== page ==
So you want to wear a corset, and make sure you take good care of it to prolong its life. There are a few steps you can take during and immediately after wearing your corset to minimize wear and the need for costly cleanings.
One of the most basic pieces of corset care advice is to wear your corset with another layer between it and your skin. The reason for this is that your sweat and the natural oils in your skin rub off onto the lining. Ultimately it’s less wear on the corset to avoid both the sweat and oils, and the frequent cleanings it’ll lead to.
How practical wearing a lining is will depend heavily on your outfit: if it’s a waist cincher or underbust, you may already be wearing it as an outerwear piece and therefore ahead of the game. (Know that the garment underneath will get creased from the compression.) A sweetheart corset can be worn as a top by itself. If you’re wearing your corset as a foundation piece, the weather may not permit an additional layer between it and your skin.
Originally a “chemise” would’ve been worn next to the skin under the corset; today, you can wear a simple camisole or tshirt. Your corsetiere may even sell tube tops fitted to be worn under the corset with no straps or sleeves to interfere with your styling choices. The fabric should be lightweight, breathable, and easy to wash: a t-shirt jersey type fabric (cotton or a cotton-spandex blend) is a safe bet. A rayon-type fabric (rayon, modal, bamboo rayon, etc) would also be very comfortable, though more difficult to care for.
One mistake many corset wearers make is wearing their laces tied around their waist. This actually abrades the fabric of the corset. If you don’t like to leave your laces danging, separate the “bunny ears” bow at the waist in two and tuck the lace ends under the bottom of your corset. On a related note, when it’s time to take your corset off, always remember to loosen the laces before unfastening the busk.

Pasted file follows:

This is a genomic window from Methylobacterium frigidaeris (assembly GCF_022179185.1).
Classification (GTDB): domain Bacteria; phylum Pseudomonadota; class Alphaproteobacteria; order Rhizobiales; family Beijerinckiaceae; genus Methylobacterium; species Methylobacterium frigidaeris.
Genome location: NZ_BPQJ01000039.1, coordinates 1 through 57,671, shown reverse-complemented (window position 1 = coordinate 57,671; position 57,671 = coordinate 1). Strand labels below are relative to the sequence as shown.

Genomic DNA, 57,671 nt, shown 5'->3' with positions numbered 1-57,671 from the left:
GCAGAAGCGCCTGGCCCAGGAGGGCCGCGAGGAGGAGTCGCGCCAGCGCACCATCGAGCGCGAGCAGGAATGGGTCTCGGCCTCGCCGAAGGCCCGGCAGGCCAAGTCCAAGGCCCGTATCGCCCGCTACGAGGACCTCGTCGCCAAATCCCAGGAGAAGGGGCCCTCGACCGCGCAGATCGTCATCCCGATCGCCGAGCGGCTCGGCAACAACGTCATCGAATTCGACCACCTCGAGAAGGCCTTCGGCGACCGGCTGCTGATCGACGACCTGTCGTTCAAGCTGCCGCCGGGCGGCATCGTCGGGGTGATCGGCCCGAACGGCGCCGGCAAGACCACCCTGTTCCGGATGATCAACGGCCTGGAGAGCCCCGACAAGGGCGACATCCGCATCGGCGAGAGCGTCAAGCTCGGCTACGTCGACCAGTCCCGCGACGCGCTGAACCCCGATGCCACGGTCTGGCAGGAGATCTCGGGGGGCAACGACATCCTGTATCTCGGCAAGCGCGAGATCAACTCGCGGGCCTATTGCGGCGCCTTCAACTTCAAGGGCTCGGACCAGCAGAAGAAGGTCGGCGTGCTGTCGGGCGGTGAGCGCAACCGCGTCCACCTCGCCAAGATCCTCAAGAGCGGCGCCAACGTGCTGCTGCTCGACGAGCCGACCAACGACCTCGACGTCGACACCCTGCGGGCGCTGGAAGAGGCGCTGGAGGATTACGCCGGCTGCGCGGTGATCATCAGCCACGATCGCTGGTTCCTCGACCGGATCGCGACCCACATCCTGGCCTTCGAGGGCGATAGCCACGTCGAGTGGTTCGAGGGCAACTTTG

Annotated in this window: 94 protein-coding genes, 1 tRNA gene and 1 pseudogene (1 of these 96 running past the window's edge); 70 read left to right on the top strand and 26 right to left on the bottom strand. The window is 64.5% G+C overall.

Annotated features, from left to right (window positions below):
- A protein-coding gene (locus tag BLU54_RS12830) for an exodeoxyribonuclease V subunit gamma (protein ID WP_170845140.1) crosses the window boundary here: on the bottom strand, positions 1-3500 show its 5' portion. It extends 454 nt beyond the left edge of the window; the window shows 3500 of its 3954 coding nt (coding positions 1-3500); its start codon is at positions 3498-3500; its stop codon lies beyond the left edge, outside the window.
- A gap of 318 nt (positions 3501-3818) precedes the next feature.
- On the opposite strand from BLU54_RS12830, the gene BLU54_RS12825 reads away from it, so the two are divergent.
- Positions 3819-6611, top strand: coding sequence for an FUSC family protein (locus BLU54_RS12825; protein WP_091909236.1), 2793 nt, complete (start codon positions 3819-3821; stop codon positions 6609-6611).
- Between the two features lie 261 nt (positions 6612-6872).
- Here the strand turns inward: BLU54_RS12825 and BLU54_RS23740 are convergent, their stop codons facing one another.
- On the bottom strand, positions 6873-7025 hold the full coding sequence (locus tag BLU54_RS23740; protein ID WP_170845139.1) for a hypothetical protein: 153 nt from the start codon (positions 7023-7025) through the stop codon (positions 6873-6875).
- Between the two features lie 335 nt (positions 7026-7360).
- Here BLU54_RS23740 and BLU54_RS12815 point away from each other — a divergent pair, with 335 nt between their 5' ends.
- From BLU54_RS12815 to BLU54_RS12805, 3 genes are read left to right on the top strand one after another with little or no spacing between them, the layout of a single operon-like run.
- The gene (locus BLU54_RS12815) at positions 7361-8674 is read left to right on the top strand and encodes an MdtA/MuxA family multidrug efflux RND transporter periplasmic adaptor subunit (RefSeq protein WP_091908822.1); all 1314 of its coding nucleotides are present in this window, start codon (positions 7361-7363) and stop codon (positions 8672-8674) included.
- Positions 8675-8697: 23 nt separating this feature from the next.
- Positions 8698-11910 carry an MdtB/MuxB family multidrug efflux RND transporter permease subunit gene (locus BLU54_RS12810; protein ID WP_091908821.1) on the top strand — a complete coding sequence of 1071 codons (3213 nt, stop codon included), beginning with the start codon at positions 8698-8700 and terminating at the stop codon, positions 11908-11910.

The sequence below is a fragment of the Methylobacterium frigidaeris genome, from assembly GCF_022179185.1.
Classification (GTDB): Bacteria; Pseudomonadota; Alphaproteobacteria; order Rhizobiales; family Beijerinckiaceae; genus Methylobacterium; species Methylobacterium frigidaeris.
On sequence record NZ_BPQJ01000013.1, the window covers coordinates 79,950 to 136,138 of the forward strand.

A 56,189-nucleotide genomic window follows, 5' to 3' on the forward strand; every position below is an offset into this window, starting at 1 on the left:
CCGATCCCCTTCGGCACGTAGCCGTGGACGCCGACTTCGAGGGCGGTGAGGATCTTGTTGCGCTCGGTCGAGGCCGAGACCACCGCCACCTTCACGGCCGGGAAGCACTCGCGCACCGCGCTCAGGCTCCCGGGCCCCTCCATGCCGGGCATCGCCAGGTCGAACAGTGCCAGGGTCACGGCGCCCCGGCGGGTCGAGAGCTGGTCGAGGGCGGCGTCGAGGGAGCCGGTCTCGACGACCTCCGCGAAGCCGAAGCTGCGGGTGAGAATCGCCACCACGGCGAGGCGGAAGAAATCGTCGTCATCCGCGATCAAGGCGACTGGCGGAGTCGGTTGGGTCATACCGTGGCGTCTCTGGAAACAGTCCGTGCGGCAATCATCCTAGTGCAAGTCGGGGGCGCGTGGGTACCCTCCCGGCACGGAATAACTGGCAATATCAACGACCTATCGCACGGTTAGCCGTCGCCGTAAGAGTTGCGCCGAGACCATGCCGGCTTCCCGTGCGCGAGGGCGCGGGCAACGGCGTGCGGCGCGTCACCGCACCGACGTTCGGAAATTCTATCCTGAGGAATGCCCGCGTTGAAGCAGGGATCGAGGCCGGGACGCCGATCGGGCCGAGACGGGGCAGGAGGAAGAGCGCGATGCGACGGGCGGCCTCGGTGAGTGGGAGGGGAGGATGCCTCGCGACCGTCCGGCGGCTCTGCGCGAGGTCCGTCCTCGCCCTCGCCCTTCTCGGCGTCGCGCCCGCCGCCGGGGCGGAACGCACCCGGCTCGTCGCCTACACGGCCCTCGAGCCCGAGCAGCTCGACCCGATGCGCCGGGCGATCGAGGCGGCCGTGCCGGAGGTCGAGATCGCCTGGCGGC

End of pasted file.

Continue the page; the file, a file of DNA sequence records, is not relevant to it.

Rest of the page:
If you find yourself needing to replace the lacing itself, polyester ribbon can be purchased from any fabric or craft store. Even if your corset wasn’t originally laced with ribbon, the polyester actually makes for very strong lacing. Measure how long the original laces were, and adjust if you felt they were too long or too short. It’s always easier to cut them shorter, though, so it’s safer to err on the side of “too long,” otherwise it may become difficult to put your corset on. Buy ribbon that is at least 1/4” wide; 5/8” or wider ribbon creates a more sumptuous look but also adds considerable bulk.
After you take your corset off, let it air out, breathe, and relax. Drape it over a hanger or the back of a chair. The fibers will relax back into shape, and, well, the fresh air will do it good, scent-wise. If you’re waist training or participating in an event that calls for several consecutive days of corset wearing, try to alternate corsets. Like your bras or shoes, your corset will break down noticeably faster if you don’t give it any time off. The fabric, boning, and laces are all under a considerable amount of physical stress while you’re wearing it, after all. You can also delicately wipe down the lining of your corset with a damp cloth after you take it off, to help gently remove any oils or sweat that are on the surface.
Stay tuned for future installments on storing and cleaning your corsets! Let me know in the comments if you have other corset maintenance questions or ideas you’d like to see addressed in future posts.